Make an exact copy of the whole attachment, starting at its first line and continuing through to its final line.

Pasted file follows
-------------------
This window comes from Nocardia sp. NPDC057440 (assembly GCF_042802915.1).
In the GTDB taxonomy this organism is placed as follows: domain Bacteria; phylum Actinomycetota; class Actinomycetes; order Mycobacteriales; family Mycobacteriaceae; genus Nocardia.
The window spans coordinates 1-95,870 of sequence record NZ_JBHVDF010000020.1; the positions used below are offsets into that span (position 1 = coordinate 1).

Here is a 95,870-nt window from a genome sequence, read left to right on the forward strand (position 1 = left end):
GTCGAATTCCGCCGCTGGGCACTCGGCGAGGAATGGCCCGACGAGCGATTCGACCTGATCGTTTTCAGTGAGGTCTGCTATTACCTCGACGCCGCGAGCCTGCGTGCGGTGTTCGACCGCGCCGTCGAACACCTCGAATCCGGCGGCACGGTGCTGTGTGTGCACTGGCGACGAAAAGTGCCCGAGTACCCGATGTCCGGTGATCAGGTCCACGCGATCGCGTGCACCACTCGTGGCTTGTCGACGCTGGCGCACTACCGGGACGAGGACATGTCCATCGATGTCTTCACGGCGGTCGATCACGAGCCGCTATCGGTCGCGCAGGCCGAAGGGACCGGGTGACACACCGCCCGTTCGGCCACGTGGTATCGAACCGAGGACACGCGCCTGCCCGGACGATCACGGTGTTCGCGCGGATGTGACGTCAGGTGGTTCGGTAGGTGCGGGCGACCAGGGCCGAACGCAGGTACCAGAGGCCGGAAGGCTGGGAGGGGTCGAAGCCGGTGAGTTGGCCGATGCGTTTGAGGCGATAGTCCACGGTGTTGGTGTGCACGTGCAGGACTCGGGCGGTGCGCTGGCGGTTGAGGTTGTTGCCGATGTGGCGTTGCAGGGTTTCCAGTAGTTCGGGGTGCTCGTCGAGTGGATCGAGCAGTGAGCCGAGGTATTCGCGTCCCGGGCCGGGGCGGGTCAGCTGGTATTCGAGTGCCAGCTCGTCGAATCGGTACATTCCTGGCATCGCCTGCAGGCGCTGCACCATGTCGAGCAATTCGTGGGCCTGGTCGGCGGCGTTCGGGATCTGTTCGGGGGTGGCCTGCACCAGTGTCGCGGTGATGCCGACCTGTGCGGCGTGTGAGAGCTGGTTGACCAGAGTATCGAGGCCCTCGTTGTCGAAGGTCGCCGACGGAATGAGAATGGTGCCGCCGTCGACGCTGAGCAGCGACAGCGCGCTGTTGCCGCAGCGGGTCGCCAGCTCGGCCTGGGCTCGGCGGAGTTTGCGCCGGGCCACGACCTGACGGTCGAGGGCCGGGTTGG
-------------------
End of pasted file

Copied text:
This window comes from Nocardia sp. NPDC057440 (assembly GCF_042802915.1).
In the GTDB taxonomy this organism is placed as follows: domain Bacteria; phylum Actinomycetota; class Actinomycetes; order Mycobacteriales; family Mycobacteriaceae; genus Nocardia.
The window spans coordinates 1-95,870 of sequence record NZ_JBHVDF010000020.1; the positions used below are offsets into that span (position 1 = coordinate 1).

Here is a 95,870-nt window from a genome sequence, read left to right on the forward strand (position 1 = left end):
GTCGAATTCCGCCGCTGGGCACTCGGCGAGGAATGGCCCGACGAGCGATTCGACCTGATCGTTTTCAGTGAGGTCTGCTATTACCTCGACGCCGCGAGCCTGCGTGCGGTGTTCGACCGCGCCGTCGAACACCTCGAATCCGGCGGCACGGTGCTGTGTGTGCACTGGCGACGAAAAGTGCCCGAGTACCCGATGTCCGGTGATCAGGTCCACGCGATCGCGTGCACCACTCGTGGCTTGTCGACGCTGGCGCACTACCGGGACGAGGACATGTCCATCGATGTCTTCACGGCGGTCGATCACGAGCCGCTATCGGTCGCGCAGGCCGAAGGGACCGGGTGACACACCGCCCGTTCGGCCACGTGGTATCGAACCGAGGACACGCGCCTGCCCGGACGATCACGGTGTTCGCGCGGATGTGACGTCAGGTGGTTCGGTAGGTGCGGGCGACCAGGGCCGAACGCAGGTACCAGAGGCCGGAAGGCTGGGAGGGGTCGAAGCCGGTGAGTTGGCCGATGCGTTTGAGGCGATAGTCCACGGTGTTGGTGTGCACGTGCAGGACTCGGGCGGTGCGCTGGCGGTTGAGGTTGTTGCCGATGTGGCGTTGCAGGGTTTCCAGTAGTTCGGGGTGCTCGTCGAGTGGATCGAGCAGTGAGCCGAGGTATTCGCGTCCCGGGCCGGGGCGGGTCAGCTGGTATTCGAGTGCCAGCTCGTCGAATCGGTACATTCCTGGCATCGCCTGCAGGCGCTGCACCATGTCGAGCAATTCGTGGGCCTGGTCGGCGGCGTTCGGGATCTGTTCGGGGGTGGCCTGCACCAGTGTCGCGGTGATGCCGACCTGTGCGGCGTGTGAGAGCTGGTTGACCAGAGTATCGAGGCCCTCGTTGTCGAAGGTCGCCGACGGAATGAGAATGGTGCCGCCGTCGACGCTGAGCAGCGACAGCGCGCTGTTGCCGCAGCGGGTCGCCAGCTCGGCCTGGGCTCGGCGGAGTTTGCGCCGGGCCACGACCTGACGGTCGAGGGCCGGGTTGG